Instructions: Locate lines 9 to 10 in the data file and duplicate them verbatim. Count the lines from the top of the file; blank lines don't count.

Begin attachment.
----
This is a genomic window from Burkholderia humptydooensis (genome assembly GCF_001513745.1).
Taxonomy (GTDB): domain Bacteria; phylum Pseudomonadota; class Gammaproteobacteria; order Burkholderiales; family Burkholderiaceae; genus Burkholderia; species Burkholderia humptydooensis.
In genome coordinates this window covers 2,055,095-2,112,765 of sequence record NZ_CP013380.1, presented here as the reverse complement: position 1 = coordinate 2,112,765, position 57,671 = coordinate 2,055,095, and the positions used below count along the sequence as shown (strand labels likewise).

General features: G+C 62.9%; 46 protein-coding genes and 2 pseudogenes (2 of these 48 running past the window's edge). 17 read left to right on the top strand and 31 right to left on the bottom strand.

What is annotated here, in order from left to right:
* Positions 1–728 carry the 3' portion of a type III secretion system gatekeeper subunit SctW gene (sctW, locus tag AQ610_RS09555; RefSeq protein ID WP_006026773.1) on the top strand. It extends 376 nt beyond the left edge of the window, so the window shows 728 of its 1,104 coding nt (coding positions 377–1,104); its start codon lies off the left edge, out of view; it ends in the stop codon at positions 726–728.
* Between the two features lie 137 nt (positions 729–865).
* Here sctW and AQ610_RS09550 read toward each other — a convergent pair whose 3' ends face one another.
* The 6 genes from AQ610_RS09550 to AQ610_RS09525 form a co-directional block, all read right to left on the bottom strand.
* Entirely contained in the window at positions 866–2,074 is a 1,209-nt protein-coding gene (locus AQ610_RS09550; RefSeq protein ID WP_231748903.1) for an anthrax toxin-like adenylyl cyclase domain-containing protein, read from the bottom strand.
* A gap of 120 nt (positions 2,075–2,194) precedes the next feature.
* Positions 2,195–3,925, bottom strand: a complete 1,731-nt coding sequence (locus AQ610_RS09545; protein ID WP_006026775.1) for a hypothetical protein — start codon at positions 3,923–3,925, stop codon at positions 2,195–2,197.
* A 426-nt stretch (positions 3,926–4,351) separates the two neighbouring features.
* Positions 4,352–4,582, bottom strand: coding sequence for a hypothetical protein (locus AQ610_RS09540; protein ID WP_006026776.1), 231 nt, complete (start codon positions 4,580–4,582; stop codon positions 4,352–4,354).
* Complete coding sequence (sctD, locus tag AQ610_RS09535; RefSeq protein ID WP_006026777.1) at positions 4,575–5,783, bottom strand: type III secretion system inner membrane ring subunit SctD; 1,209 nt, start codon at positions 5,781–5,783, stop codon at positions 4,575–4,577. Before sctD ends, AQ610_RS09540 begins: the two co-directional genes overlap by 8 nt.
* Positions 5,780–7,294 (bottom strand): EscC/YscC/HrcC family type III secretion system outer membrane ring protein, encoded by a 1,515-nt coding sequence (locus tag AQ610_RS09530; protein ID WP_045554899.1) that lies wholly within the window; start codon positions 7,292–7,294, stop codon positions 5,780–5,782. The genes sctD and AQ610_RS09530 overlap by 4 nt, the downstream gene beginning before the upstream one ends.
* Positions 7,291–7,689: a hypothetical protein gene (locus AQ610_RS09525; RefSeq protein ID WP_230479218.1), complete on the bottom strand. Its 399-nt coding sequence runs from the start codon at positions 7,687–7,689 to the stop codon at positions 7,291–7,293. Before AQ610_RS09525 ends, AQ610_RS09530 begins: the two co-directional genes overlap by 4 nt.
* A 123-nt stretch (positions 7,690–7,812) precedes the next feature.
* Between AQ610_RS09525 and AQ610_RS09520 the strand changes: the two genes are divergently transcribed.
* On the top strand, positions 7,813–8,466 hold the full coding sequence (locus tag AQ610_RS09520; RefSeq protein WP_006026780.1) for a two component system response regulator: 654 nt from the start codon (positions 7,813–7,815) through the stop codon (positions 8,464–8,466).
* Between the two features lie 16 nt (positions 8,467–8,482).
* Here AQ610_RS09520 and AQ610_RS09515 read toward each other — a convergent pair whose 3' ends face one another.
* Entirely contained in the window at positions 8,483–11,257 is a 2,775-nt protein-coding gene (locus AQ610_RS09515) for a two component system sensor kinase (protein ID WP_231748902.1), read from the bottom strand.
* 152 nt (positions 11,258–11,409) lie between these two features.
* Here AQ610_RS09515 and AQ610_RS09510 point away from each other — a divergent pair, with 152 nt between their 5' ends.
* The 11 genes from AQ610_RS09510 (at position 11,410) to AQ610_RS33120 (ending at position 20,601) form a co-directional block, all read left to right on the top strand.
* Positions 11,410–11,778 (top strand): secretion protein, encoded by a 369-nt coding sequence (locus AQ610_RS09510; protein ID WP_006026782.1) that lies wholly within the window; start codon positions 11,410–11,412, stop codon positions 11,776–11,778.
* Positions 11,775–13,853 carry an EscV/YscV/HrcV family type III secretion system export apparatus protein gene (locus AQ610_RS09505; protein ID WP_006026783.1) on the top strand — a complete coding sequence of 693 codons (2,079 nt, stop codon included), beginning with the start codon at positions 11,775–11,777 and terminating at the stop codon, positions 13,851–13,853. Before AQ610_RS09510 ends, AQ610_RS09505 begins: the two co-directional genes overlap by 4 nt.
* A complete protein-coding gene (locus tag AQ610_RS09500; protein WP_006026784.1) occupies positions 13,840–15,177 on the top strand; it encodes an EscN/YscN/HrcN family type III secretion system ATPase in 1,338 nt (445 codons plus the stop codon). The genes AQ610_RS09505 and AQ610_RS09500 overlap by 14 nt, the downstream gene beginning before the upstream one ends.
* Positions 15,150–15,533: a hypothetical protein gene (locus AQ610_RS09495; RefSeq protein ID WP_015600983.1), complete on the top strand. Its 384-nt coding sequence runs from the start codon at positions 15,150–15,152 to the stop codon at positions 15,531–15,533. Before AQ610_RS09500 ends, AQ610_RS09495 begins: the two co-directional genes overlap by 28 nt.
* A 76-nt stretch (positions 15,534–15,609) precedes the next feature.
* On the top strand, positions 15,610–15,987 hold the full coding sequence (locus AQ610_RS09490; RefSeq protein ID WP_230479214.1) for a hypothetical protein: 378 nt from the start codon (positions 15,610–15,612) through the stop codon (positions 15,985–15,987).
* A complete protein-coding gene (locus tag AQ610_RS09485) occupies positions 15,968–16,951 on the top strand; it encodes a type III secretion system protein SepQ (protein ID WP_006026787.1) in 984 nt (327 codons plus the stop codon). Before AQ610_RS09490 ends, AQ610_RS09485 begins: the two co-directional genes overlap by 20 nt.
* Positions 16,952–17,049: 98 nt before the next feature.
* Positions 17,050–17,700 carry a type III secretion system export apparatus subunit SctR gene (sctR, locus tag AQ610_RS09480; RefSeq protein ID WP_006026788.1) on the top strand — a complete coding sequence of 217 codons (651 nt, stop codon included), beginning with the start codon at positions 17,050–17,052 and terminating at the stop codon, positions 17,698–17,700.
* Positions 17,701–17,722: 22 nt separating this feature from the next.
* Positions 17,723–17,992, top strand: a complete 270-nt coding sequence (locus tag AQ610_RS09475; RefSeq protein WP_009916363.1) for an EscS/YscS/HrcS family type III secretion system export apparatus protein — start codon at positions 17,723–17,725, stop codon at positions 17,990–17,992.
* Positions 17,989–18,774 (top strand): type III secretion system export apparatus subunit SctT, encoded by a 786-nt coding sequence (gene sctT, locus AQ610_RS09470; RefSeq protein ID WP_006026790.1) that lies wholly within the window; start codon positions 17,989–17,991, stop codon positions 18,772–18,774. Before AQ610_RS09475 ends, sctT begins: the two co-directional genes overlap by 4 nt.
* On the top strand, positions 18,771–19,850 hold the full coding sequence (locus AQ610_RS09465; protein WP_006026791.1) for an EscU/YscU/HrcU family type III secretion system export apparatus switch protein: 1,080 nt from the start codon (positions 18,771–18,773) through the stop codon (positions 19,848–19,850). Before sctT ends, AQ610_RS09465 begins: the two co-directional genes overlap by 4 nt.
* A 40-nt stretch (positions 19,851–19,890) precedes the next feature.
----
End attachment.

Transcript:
* The 6 genes from AQ610_RS09550 to AQ610_RS09525 form a co-directional block, all read right to left on the bottom strand.
* Entirely contained in the window at positions 866–2,074 is a 1,209-nt protein-coding gene (locus AQ610_RS09550; RefSeq protein ID WP_231748903.1) for an anthrax toxin-like adenylyl cyclase domain-containing protein, read from the bottom strand.